Dr. Newman joined the MIT faculty in 1993 after stints at the Kennedy Space Center and the NASA Ames Research Center. She specializes in investigating astronaut performance across the spectrum of gravity. Her research interests include aerospace biomedical engineering, control, dynamics, and biomechanics, life sciences, and human factors engineering.
She is currently studying and modelling the astounding effects of bone loss in reduced gravity environments, which mimic osteoporosis and the effects of aging at normal Earth gravity. Her technology development efforts include miniturized electronics, data acquisition, load sensors, and wearable computers.
She was Principal Investigator for the Dynamic Load Sensors (DLS) experiment that measured astronaut-induced disturbances of the microgravity environment - a space flight experiment that flew on Shuttle Mission STS-62. The latest manifestation, the Enhanced Dynamic Load Sensors experiment, flew on board the Russian Mir space station from 1996 through 1998. Data are helping NASA verify and update design requirements for the International Space Station. Dr. Newman was a Co-Investigator on the Mental Workload and Performance Experiment (MWPE) that flew to space on STS-42 to measure astronaut mental workload and fine motor control in microgravity. She is an expert in the areas of human movement in low gravity and has also made novel contributions in physics-based modeling of astronaut EVA activities.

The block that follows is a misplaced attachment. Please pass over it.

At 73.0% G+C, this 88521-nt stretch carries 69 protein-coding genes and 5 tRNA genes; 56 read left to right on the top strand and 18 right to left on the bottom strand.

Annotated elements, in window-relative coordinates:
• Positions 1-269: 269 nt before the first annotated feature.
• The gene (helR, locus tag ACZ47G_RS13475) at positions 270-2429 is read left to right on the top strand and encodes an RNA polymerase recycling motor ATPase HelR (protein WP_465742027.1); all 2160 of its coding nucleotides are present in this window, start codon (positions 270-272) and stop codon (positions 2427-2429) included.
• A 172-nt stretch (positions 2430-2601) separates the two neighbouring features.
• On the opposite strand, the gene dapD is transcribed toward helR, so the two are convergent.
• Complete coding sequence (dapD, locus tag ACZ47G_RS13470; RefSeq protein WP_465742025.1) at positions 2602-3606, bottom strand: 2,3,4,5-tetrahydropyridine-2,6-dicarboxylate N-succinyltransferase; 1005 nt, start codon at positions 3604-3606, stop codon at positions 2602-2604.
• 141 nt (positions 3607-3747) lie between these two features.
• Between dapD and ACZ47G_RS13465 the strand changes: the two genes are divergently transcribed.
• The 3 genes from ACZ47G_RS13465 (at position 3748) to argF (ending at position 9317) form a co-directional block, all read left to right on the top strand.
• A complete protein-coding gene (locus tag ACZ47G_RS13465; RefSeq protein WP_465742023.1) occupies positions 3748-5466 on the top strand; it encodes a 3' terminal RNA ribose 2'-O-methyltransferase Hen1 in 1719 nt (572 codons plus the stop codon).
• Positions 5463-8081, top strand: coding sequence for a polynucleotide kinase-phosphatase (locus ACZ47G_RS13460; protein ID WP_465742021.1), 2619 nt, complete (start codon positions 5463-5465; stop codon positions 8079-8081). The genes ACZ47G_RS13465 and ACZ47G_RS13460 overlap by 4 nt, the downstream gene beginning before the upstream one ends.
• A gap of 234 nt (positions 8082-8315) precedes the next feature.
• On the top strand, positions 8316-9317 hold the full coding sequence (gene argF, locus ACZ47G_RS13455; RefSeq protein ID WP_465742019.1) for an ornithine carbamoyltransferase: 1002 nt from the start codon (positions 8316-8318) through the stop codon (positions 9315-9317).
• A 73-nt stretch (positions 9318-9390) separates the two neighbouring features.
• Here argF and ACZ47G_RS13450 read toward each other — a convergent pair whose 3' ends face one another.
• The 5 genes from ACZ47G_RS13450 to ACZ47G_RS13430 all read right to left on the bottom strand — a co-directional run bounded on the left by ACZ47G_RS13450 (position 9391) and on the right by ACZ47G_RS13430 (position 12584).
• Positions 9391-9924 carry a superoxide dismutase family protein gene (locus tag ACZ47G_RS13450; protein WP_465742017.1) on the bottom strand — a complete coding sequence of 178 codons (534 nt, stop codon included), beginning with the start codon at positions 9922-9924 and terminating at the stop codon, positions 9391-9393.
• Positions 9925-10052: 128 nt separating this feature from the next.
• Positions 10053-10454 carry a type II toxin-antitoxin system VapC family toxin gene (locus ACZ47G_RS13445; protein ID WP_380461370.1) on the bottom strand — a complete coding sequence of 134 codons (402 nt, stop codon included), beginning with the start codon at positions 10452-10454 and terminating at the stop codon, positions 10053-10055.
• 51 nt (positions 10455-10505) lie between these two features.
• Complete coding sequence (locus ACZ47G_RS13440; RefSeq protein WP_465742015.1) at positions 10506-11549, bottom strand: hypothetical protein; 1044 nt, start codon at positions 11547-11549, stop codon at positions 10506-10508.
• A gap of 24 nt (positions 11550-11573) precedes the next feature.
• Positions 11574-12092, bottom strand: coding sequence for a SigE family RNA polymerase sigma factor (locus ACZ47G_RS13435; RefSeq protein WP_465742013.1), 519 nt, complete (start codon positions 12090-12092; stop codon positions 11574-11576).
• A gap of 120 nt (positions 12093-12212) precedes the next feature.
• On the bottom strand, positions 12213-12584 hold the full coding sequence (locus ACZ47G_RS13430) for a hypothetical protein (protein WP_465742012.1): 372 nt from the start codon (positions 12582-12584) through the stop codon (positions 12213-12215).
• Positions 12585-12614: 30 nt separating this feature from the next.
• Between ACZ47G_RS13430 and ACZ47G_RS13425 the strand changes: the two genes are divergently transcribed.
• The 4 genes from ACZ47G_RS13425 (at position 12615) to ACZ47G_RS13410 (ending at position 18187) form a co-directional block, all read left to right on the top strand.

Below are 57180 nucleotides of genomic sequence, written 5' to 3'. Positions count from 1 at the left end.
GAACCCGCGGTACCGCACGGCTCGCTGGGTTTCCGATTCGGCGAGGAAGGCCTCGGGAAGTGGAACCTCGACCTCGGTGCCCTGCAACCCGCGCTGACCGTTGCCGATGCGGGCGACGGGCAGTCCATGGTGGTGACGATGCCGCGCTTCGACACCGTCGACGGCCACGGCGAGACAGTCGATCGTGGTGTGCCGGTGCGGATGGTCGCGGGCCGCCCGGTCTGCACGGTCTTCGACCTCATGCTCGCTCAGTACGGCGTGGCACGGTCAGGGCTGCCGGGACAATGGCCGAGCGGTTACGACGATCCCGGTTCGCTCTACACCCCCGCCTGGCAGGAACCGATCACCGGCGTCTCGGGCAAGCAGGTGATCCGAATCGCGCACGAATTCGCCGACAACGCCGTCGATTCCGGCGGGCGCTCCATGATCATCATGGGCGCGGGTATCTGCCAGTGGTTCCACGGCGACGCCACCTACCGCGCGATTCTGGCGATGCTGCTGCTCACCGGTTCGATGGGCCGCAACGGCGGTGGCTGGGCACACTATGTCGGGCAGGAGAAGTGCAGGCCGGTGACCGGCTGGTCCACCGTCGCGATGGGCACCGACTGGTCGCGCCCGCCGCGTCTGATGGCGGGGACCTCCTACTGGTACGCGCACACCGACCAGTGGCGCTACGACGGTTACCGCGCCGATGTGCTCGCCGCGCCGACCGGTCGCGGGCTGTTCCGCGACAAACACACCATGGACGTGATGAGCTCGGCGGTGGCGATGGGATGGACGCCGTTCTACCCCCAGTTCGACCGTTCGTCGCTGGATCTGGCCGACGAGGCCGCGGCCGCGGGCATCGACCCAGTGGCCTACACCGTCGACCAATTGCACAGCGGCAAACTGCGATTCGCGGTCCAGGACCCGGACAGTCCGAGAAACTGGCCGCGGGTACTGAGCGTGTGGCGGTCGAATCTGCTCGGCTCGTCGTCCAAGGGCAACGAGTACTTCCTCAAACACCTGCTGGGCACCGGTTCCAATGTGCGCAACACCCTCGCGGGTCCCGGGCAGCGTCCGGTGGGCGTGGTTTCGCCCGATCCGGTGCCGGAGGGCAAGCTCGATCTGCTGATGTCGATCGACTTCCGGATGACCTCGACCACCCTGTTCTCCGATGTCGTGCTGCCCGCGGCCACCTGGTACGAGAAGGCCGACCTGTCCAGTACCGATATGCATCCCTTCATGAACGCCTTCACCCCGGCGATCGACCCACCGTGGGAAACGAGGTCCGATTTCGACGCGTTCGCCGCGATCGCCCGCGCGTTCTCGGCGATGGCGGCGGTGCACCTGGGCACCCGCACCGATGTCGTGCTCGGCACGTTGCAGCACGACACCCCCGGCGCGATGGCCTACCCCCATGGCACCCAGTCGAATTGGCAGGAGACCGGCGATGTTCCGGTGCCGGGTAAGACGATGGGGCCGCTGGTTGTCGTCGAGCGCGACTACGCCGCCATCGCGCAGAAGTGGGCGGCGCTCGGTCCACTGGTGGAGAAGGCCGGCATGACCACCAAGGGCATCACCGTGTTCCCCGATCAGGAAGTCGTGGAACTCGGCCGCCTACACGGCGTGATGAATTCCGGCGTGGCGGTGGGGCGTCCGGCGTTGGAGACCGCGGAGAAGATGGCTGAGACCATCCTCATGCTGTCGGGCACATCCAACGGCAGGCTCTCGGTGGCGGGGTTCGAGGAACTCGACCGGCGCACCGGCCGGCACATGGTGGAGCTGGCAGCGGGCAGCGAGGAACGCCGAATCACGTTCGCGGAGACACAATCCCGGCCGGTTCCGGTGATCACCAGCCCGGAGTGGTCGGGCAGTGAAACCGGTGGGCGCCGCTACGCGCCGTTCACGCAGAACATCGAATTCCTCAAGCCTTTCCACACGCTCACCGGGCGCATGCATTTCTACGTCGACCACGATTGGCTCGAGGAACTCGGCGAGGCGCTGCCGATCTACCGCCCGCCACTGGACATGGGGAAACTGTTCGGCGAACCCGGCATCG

Dr. Newman earned her BS in Aerospace Engineering from the University of Notre Dame in 1986, dual MS degrees from MIT in 1989 in Aeronautics and Astrnautics and Technology and Policy, and a Ph.D. from MIT in Aerospace Biomedical Engineering.